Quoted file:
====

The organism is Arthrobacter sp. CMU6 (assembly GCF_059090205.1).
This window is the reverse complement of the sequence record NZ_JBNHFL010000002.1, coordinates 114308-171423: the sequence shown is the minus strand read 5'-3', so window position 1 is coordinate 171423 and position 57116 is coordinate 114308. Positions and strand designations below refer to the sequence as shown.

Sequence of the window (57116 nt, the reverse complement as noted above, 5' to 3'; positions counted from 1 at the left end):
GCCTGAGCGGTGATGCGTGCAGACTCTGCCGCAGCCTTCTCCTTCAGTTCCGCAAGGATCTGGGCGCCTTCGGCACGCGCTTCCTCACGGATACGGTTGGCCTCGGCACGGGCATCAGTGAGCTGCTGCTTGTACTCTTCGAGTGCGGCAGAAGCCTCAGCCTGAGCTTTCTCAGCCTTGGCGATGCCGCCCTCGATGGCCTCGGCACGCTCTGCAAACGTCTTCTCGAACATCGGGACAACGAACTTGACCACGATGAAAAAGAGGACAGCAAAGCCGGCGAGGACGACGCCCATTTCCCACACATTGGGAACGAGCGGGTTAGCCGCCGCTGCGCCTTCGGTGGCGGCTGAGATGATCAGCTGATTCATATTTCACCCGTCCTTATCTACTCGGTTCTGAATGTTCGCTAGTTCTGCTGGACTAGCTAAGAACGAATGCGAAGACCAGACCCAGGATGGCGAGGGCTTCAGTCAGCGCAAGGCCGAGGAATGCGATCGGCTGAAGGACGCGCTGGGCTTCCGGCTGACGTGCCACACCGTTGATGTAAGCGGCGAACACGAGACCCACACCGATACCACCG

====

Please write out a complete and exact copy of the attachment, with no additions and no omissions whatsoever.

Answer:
The organism is Arthrobacter sp. CMU6 (assembly GCF_059090205.1).
This window is the reverse complement of the sequence record NZ_JBNHFL010000002.1, coordinates 114308-171423: the sequence shown is the minus strand read 5'-3', so window position 1 is coordinate 171423 and position 57116 is coordinate 114308. Positions and strand designations below refer to the sequence as shown.

Sequence of the window (57116 nt, the reverse complement as noted above, 5' to 3'; positions counted from 1 at the left end):
GCCTGAGCGGTGATGCGTGCAGACTCTGCCGCAGCCTTCTCCTTCAGTTCCGCAAGGATCTGGGCGCCTTCGGCACGCGCTTCCTCACGGATACGGTTGGCCTCGGCACGGGCATCAGTGAGCTGCTGCTTGTACTCTTCGAGTGCGGCAGAAGCCTCAGCCTGAGCTTTCTCAGCCTTGGCGATGCCGCCCTCGATGGCCTCGGCACGCTCTGCAAACGTCTTCTCGAACATCGGGACAACGAACTTGACCACGATGAAAAAGAGGACAGCAAAGCCGGCGAGGACGACGCCCATTTCCCACACATTGGGAACGAGCGGGTTAGCCGCCGCTGCGCCTTCGGTGGCGGCTGAGATGATCAGCTGATTCATATTTCACCCGTCCTTATCTACTCGGTTCTGAATGTTCGCTAGTTCTGCTGGACTAGCTAAGAACGAATGCGAAGACCAGACCCAGGATGGCGAGGGCTTCAGTCAGCGCAAGGCCGAGGAATGCGATCGGCTGAAGGACGCGCTGGGCTTCCGGCTGACGTGCCACACCGTTGATGTAAGCGGCGAACACGAGACCCACACCGATACCACCG